El Proyecto Integral del Riego para la Agroexportación en el Arco Seco is the grand name given to a project set up three years ago by the Panamanian ministry for agricultural development (Mida), with the involvement of Israeli agronomist Tahal Consulting Engineers Ltd.

The aim was to breathe new life into an area more used to growing other crops, but which is naturally well suited to melon production. So much so that this season growers on the project are expecting record-breaking yields, putting them ahead of competitors in Brazil, Honduras, Costa Rica, Guatemala,Venezuela and Ecuador.

There are some 400 growers involved in the project and 2,100ha have been equipped with the necessary drip irrigation systems. Producers also benefit from three newly installed packhouses with cold storage, two of which have blast chilling facilities to extract field-heat from fruit immediately post-harvest.

European buyers are already cottoning on to the possibilities offered by the Azuero producers who now have customers in the UK, the Netherlands and Spain and find their fruit in some of the leading supermarkets in those countries. Their biggest opportunity is in Galia, which is not as widely accepted in the US marketplace and therefore complements the rest of their offer.

The key, says Diana Pozo of the centre for commercial information established at Mida's premises in Chitré by Tahal, is in the technology the Israeli consultants have applied. 'Tahal has developed fertilisation and irrigation technology which have meant that export yields of Galia are now running at 6,000 cartons a hectare and at the same time they have managed to overcome problems of poor net formation on the skin,' she explained.

However it is not just Galia that is grown in the Arco Seco of the Azuero peninsula. The project has also seen plantings of Piel de Sapo, Honeydew, yellow and seeded and seedless watermelons. Honeydew is sent almost exclusively to the US market along with watermelon, while European destinations receive all other varieties as well as watermelons.

The season runs from the end of December until mid-May, although with a two to three week sea voyage, produce does not usually arrive in the UK until mid-January. All shipments are containerised and the cool-chain is continuous.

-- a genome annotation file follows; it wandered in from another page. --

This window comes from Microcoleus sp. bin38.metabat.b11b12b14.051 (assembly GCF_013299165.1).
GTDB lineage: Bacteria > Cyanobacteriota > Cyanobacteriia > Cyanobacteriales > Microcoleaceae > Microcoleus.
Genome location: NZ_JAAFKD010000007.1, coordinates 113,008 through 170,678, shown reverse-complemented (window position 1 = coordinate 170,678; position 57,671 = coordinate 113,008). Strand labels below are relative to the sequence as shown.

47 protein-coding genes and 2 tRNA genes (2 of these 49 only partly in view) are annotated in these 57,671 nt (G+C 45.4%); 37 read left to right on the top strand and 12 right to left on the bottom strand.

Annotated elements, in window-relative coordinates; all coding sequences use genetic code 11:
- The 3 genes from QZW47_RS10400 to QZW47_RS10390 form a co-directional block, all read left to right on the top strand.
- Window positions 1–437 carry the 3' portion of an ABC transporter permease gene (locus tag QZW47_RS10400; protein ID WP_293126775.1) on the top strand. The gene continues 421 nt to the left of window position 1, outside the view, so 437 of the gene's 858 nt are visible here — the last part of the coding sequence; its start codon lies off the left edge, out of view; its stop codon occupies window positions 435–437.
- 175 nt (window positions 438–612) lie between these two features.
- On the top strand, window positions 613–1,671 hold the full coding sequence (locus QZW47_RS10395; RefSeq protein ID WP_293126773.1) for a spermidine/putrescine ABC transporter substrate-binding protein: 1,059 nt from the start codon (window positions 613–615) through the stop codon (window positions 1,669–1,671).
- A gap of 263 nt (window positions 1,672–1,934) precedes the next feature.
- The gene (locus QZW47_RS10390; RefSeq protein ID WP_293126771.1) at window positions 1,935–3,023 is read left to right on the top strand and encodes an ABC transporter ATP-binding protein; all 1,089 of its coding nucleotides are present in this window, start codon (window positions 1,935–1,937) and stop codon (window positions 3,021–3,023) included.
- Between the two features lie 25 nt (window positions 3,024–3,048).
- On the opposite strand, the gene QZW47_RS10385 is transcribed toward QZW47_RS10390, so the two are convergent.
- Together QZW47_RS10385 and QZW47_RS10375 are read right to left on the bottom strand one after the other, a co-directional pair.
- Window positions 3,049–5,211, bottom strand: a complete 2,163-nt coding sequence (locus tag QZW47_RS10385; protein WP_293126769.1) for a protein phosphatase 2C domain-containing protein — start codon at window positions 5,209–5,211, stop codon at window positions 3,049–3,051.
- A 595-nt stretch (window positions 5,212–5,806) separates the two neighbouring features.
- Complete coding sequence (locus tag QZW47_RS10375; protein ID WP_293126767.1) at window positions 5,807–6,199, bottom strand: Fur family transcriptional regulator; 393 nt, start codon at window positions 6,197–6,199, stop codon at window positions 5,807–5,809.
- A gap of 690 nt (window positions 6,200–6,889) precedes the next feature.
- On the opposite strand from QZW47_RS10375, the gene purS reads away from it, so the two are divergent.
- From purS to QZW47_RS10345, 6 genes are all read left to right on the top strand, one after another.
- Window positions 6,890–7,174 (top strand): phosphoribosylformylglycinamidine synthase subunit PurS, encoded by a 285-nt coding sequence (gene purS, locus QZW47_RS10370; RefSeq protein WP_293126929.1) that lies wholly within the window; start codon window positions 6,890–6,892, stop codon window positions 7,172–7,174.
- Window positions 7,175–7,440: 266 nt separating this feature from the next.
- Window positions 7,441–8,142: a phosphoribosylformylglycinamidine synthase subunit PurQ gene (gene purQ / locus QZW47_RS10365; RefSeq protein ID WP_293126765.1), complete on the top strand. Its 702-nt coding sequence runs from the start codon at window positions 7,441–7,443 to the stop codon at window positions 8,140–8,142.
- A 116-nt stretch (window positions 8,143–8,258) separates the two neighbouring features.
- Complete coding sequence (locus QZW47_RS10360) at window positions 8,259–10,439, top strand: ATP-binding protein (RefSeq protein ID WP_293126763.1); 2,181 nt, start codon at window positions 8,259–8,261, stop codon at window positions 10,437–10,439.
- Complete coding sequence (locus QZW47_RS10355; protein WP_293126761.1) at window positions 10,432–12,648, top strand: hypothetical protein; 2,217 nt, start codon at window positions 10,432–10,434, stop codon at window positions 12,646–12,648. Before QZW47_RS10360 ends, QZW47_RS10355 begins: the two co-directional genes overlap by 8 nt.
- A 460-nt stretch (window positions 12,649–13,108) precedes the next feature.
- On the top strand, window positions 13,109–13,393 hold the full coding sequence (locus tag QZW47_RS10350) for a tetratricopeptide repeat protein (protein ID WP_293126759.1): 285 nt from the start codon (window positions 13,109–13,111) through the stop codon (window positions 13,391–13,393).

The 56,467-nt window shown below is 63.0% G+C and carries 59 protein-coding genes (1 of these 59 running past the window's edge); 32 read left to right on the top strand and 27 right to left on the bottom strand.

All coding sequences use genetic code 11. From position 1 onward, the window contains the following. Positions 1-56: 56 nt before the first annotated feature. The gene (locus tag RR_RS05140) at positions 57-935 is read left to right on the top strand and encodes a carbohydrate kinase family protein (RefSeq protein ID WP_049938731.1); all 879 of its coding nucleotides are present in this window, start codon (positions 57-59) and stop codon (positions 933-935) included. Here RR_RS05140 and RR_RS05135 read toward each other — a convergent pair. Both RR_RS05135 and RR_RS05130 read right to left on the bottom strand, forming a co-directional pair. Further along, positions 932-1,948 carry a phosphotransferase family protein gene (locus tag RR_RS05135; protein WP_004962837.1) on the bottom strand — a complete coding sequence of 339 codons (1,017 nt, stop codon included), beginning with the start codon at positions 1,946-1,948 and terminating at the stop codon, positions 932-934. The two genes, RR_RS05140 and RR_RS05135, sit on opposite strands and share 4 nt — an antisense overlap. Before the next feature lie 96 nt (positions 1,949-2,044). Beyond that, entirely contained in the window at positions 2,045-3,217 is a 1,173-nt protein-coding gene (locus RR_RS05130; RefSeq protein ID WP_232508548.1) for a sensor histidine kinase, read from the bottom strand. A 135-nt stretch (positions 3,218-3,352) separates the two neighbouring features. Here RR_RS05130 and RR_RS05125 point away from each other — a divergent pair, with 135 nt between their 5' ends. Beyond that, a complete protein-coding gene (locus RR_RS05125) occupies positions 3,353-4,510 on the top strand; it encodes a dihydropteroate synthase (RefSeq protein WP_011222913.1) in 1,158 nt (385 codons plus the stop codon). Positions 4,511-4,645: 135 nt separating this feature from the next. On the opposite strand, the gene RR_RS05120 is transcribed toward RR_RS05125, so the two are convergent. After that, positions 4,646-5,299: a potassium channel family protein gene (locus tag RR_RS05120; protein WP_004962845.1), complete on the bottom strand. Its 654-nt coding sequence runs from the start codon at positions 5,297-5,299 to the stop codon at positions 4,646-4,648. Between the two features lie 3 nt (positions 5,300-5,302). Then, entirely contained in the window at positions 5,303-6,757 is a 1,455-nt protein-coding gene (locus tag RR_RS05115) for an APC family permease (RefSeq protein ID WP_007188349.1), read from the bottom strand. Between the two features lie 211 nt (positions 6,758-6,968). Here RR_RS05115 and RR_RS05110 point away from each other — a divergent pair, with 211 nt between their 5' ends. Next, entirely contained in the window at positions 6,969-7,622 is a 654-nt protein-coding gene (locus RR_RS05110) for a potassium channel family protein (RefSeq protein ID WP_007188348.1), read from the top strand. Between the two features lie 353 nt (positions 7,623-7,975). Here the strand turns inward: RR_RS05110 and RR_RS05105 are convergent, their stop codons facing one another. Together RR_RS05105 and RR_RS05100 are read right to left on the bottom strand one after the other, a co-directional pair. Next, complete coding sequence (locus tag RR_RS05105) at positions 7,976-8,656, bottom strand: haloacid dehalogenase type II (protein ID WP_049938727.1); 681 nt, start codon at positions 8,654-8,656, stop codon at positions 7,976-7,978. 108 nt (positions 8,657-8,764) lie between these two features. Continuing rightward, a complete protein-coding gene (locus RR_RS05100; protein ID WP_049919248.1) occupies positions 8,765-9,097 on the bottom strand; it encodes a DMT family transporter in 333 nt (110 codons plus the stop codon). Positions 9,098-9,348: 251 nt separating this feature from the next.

Producers are also well geared up for Eurep-Gap. 'We have given courses and distributed information on the Eurep-Gap protocols to the producers in the area,' said Pozo. 'And external auditor Latu Sistemas has offered training and carried out mock inspections at producers' facilities.' The project has taken into account not just the soil and climate in the region, but also the producers themselves who are all small scale operators with five to 20 hectares each. It also allows producers to form export organisations to work directly with importers overseas so cutting out at least one link in the chain between grower and consumer. And through the centre staffed by Diana Pozo in Chitré, there is a two-way flow of market and production information as well as research findings and pricing data.

The largest producer-exporter organisation is Exportadores de Azuero with 143 producer members. It grows 70ha of Galia, 40ha of white Honeydew and 45ha of tabasco chillies. In addition to its melon offer, the organisation's growers also produce chillies for export and squash and tomatoes for the national market. 'Unlike melon production in the sources we compete with, there are no multi-nationals involved,' said Diomedes Jaén, president of Exportadores de Azuero. 'As producers we have full rights and control over our crops. The project gives us access to the best varieties and technology and we are really at the forefront.' Exportadores de Azuero markets its product under the same name, and for the time being it allows another exporters' association, Río La Villa to use the brand too. Río La Villa has 35 producer members all growing seedless watermelon for export to the US and the EU. The association hopes to extend its product offer to chillies, for example. 'That way we would be able to use the packing facilities throughout the year,' explained the group's general manager Hugo Calderón. 'We are open to demands and suggestions from our customers on that.' The season is now in full swing and so far more than 80 containers have been shipped to the US and Europe from the project which is also transforming the local economy. 'Thousands of jobs depend on the sector now,' said Jaén. 'We have whole communities with schools, universities and hospitals. It is like a world apart.'